Expert Alert: What’s on the horizon for multiple myeloma and other blood cancers
- January 20, 2021
ROCHESTER, Minnesota — World Cancer Day is Feb. 4, 2021, highlighting how everyone can help reduce the global burden of cancer. In 2018, there were 17.0 million new cancer cases and 9.5 million cancer deaths worldwide.
The three major types of blood cancer are leukemia, lymphoma and myeloma. Multiple myeloma is a cancer that forms in a type of white blood cell called a plasma cell. Multiple myeloma was ranked 21st in the number of new cases in 2020, according to the World Health Organization.
Mustaqeem Siddiqui, M.D., is a hematologist and expert in multiple myeloma at Mayo Clinic. In early 2021, he will be taking on a new role in the Department of Hematology and Oncology at Sheikh Shakhbout Medical City in Abu Dhabi.
Dr. Siddiqui can discuss new research and various treatments for multiple myeloma, which include stem cell transplant, immunomodulators, proteasome inhibitors and targeted drug therapy. Some of the research includes:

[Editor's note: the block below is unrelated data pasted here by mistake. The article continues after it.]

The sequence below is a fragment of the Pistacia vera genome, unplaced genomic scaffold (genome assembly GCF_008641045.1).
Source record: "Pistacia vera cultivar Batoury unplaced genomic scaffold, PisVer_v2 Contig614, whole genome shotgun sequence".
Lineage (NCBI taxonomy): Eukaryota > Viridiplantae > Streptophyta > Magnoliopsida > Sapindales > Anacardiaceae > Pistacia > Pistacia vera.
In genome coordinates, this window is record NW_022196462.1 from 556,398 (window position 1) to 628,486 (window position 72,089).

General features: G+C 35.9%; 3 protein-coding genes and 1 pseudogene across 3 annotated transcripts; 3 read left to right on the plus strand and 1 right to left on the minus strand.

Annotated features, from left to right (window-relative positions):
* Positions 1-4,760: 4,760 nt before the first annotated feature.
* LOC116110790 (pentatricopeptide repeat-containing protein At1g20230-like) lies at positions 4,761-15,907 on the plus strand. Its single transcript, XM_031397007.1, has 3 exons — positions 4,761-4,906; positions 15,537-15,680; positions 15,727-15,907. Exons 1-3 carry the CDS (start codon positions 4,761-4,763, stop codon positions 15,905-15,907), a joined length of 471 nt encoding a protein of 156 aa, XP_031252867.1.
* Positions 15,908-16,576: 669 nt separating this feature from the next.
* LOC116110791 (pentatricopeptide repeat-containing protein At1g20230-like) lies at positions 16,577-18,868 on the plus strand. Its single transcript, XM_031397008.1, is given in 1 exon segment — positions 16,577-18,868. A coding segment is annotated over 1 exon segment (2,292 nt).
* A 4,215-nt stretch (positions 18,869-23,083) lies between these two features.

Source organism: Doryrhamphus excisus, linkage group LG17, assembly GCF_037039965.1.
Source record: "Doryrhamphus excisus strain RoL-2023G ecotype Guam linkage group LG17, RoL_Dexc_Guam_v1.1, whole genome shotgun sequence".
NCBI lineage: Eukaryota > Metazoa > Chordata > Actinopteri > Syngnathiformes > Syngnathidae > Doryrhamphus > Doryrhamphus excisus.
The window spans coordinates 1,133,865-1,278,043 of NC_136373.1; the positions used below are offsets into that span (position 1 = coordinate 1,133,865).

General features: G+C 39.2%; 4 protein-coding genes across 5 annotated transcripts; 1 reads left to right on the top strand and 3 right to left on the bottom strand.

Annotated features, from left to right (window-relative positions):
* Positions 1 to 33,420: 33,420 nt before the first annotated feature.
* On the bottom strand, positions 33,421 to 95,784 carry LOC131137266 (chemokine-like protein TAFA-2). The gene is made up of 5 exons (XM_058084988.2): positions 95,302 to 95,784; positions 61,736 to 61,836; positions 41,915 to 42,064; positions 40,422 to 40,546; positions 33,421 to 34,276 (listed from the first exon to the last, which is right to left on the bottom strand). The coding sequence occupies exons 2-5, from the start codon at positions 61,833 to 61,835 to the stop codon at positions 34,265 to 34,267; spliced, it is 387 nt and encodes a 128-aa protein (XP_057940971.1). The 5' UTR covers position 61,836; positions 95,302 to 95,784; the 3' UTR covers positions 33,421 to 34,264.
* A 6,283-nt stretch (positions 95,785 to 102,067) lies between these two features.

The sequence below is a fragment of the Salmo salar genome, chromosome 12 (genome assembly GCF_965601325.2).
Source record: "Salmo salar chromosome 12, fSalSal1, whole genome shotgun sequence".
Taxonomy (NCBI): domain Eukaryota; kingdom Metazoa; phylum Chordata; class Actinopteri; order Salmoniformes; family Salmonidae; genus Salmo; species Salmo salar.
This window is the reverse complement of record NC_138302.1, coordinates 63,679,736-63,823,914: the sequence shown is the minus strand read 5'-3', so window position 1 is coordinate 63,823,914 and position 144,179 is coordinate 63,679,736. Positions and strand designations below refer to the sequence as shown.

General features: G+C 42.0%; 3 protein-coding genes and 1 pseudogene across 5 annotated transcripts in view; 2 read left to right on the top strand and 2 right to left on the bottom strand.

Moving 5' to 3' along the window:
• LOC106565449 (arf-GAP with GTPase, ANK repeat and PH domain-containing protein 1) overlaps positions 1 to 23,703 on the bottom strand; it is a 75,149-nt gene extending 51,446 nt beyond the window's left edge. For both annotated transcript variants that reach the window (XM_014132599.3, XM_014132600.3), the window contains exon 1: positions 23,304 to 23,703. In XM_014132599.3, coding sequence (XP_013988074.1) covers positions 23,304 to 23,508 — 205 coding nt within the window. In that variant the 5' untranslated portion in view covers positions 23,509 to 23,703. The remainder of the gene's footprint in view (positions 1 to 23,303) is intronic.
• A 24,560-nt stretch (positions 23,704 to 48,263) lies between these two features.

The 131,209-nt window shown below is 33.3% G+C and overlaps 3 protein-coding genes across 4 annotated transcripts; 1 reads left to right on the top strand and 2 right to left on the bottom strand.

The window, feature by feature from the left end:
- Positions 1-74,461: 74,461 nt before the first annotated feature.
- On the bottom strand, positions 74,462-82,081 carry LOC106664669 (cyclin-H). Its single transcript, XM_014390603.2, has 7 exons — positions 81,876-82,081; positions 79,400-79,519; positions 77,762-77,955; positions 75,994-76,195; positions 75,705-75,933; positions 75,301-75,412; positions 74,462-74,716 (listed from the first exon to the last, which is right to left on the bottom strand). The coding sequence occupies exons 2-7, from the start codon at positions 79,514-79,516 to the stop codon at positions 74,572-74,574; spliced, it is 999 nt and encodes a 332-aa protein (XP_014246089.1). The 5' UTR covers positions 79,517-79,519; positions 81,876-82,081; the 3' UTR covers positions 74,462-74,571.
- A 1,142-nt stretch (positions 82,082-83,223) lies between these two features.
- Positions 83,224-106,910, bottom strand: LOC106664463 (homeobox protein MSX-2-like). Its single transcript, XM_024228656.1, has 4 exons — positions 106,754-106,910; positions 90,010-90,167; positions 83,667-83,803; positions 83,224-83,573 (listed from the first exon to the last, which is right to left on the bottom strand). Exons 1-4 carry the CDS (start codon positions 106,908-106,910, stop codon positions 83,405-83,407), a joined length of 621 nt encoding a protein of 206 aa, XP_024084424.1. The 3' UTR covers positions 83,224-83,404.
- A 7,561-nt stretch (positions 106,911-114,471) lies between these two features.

- The safety and efficacy of REGN5458, a monoclonal antibody, which has been used in people who already have been treated for multiple myeloma. Several institutions are participating in this study. Dr. Siddiqui is the local principal investigator at Mayo Clinic.
- Individualized medicine approaches to fight multiple myeloma. In recent years, Mayo researchers and others have uncovered information about the genetic mutations that help multiple myeloma cells survive and multiply. Researchers have condensed that large genomic database into a test panel to detect genetic mutations that have relevance to prognosis and optimal drug therapies for individual patients
Dr. Siddiqui also can discuss new research in hematology, including:
- CRISPR-Cas9 gene editing is promising in sickle cell disease and transfusion-dependent ß-thalassemia.
- A study has identified more precise assessment measures for people newly diagnosed with chronic lymphocytic leukemia.
- Researchers are developing ways to assess effectiveness of cancer-fighting cell therapy.
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- Rhoda Madson, Mayo Clinic Public Affairs, firstname.lastname@example.org